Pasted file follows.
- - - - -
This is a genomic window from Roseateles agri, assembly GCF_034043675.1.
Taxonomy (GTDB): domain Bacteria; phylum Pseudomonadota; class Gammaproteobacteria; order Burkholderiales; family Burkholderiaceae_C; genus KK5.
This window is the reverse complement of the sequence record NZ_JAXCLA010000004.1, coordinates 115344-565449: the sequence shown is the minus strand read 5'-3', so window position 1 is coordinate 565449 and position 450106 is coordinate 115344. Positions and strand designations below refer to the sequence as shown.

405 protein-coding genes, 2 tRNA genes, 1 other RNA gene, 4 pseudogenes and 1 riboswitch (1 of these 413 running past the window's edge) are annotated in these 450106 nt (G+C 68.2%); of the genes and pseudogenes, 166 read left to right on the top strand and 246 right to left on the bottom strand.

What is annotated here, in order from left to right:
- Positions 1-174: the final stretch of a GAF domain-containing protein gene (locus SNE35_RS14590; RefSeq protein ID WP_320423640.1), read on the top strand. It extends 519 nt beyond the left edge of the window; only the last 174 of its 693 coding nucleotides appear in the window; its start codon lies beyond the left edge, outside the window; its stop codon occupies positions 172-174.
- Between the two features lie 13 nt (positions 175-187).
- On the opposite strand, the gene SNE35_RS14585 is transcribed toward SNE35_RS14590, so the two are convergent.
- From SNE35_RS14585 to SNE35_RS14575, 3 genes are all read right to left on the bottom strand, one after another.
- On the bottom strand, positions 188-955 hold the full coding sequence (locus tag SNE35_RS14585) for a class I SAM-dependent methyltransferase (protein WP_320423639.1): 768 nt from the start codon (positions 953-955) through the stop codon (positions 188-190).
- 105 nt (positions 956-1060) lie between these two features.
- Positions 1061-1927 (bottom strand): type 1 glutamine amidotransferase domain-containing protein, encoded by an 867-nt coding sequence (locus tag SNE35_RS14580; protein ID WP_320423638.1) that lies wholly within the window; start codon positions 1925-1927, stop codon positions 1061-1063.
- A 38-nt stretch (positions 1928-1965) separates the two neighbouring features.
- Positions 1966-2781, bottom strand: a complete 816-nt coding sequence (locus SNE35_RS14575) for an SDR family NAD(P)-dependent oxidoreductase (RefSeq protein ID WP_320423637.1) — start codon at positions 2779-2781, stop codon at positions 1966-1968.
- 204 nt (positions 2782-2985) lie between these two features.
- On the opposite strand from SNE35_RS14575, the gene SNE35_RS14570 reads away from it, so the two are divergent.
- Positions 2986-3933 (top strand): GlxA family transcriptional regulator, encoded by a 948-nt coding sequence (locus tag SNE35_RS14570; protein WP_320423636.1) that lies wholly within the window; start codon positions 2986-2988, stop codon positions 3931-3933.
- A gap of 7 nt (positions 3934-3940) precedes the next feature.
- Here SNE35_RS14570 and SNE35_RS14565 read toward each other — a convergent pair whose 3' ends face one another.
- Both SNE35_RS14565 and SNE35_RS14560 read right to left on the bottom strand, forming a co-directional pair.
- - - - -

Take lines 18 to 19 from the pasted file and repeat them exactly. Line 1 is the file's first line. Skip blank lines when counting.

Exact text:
- A gap of 7 nt (positions 3934-3940) precedes the next feature.
- Here SNE35_RS14570 and SNE35_RS14565 read toward each other — a convergent pair whose 3' ends face one another.